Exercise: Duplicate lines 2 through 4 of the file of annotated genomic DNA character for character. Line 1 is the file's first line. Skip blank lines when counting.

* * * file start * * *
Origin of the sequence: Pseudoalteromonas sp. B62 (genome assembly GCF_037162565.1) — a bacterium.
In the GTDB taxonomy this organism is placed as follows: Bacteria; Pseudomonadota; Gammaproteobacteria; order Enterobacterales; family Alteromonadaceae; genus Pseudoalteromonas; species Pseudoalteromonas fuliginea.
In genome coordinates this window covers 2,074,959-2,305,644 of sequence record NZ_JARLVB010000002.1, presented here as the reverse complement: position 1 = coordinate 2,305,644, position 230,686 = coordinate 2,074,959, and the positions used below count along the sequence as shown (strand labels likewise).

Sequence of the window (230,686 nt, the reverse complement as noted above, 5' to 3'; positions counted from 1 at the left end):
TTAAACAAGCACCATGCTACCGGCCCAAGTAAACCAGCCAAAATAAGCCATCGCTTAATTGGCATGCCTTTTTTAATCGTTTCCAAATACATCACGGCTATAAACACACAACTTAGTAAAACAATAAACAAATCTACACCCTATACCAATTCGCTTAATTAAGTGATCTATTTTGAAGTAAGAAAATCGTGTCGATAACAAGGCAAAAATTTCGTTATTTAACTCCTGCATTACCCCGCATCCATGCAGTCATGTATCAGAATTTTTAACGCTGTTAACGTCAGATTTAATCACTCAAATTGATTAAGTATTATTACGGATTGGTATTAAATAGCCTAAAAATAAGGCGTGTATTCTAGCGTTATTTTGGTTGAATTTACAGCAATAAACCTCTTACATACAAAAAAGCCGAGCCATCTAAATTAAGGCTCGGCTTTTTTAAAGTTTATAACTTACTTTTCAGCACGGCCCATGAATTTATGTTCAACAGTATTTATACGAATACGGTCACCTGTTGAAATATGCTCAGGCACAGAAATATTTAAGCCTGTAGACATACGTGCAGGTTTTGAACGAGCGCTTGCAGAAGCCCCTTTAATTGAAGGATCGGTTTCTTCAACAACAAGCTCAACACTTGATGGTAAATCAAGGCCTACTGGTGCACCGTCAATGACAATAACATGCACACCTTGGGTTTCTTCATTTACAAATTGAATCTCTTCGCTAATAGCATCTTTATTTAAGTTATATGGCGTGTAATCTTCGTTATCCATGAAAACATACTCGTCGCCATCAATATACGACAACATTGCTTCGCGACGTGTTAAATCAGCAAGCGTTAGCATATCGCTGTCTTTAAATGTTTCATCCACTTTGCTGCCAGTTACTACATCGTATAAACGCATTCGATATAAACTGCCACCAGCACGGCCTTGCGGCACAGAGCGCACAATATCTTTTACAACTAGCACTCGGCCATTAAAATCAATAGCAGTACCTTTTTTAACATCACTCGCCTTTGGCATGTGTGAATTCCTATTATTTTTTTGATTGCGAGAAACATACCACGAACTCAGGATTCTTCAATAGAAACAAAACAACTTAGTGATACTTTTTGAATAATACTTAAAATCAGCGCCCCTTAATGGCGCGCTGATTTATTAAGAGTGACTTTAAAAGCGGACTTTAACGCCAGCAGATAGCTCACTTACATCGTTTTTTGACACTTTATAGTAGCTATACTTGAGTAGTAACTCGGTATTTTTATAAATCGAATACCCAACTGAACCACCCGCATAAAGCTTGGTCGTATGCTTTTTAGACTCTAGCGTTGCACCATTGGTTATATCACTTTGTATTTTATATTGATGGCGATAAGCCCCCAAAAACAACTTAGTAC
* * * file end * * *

In the GTDB taxonomy this organism is placed as follows: Bacteria; Pseudomonadota; Gammaproteobacteria; order Enterobacterales; family Alteromonadaceae; genus Pseudoalteromonas; species Pseudoalteromonas fuliginea.
In genome coordinates this window covers 2,074,959-2,305,644 of sequence record NZ_JARLVB010000002.1, presented here as the reverse complement: position 1 = coordinate 2,305,644, position 230,686 = coordinate 2,074,959, and the positions used below count along the sequence as shown (strand labels likewise).

Sequence of the window (230,686 nt, the reverse complement as noted above, 5' to 3'; positions counted from 1 at the left end):